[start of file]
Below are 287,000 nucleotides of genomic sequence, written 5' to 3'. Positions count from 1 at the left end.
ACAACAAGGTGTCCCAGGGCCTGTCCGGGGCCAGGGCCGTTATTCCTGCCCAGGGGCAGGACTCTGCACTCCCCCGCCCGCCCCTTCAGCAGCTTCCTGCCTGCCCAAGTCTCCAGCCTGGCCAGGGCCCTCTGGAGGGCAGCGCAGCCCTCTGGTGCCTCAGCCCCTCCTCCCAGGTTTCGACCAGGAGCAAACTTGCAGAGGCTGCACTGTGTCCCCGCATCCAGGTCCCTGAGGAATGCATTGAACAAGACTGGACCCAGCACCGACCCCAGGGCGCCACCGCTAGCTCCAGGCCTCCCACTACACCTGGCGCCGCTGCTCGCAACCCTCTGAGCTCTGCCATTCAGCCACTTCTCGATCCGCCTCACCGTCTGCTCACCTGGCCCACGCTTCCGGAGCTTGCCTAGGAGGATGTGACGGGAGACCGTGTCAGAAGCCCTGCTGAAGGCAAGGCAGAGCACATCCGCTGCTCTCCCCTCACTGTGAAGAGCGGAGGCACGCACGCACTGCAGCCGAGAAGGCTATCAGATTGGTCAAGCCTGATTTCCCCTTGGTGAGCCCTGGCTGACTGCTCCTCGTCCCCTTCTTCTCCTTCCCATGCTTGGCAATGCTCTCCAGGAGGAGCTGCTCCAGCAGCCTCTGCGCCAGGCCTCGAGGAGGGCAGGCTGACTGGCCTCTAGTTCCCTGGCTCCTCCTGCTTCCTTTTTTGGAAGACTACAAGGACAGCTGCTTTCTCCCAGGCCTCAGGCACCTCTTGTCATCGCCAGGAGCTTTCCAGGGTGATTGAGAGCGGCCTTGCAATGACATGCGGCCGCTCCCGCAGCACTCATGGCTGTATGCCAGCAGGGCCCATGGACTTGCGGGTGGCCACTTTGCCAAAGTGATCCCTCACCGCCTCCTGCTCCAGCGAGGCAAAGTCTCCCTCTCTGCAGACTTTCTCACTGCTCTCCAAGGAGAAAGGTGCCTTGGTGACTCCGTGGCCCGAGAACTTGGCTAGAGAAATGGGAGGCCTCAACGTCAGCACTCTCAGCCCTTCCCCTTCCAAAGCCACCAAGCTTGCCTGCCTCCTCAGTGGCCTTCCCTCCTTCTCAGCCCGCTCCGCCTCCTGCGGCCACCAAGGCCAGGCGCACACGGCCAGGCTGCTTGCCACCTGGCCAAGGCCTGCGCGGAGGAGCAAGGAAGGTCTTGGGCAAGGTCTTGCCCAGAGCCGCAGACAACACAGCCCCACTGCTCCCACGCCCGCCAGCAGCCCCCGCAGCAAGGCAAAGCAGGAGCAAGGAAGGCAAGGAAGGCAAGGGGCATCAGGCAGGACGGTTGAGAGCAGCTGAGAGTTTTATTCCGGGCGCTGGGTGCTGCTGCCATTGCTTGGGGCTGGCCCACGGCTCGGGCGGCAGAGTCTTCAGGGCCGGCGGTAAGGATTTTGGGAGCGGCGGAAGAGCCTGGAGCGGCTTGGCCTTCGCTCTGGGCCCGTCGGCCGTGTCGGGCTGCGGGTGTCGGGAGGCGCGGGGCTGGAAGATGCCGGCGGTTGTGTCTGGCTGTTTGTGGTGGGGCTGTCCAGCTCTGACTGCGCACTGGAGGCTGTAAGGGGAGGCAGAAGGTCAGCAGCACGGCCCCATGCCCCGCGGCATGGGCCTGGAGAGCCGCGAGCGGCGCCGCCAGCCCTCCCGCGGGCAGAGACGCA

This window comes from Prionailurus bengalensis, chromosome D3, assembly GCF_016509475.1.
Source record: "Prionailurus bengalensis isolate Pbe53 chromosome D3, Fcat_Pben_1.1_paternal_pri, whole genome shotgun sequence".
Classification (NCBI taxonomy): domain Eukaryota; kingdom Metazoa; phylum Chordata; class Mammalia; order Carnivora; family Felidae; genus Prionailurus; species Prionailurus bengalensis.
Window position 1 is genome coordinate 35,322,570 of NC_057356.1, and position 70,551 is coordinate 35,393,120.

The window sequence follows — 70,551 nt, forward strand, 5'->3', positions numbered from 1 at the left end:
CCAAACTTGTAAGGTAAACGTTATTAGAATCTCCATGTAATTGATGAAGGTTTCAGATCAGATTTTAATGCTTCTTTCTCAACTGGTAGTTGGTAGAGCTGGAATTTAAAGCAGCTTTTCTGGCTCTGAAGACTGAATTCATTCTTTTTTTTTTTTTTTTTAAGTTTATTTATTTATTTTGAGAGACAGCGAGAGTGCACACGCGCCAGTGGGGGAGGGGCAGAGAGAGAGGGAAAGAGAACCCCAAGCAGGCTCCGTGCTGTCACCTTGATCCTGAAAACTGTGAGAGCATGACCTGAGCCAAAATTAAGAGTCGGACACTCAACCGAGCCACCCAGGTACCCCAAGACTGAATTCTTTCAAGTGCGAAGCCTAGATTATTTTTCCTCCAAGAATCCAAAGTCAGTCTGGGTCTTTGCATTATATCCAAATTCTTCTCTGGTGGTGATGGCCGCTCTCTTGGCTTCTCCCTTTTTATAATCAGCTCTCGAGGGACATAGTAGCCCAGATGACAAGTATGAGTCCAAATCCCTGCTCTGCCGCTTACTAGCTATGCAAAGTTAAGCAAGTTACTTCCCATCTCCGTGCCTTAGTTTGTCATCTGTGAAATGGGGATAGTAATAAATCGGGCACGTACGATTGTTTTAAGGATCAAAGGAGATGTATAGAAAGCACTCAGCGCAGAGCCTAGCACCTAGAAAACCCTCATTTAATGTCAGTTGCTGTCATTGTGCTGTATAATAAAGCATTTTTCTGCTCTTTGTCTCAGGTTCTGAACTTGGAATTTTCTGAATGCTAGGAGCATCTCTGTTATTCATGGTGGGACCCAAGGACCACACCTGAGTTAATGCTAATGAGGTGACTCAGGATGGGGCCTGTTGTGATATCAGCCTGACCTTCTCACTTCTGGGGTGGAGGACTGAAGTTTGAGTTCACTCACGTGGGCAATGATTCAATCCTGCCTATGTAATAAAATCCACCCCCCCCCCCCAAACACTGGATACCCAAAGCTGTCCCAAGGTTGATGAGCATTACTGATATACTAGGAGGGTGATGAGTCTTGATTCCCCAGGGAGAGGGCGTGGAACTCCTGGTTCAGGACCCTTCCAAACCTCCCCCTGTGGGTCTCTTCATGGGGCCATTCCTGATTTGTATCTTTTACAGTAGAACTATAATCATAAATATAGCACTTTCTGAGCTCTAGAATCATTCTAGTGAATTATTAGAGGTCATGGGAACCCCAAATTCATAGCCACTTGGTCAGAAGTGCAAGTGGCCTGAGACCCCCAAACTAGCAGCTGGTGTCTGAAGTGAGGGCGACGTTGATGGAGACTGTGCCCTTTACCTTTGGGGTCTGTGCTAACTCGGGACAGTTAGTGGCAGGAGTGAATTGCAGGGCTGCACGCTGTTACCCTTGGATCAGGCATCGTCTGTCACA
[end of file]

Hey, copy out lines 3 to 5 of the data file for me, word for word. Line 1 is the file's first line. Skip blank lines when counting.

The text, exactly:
This window comes from Prionailurus bengalensis, chromosome D3, assembly GCF_016509475.1.
Source record: "Prionailurus bengalensis isolate Pbe53 chromosome D3, Fcat_Pben_1.1_paternal_pri, whole genome shotgun sequence".
Classification (NCBI taxonomy): domain Eukaryota; kingdom Metazoa; phylum Chordata; class Mammalia; order Carnivora; family Felidae; genus Prionailurus; species Prionailurus bengalensis.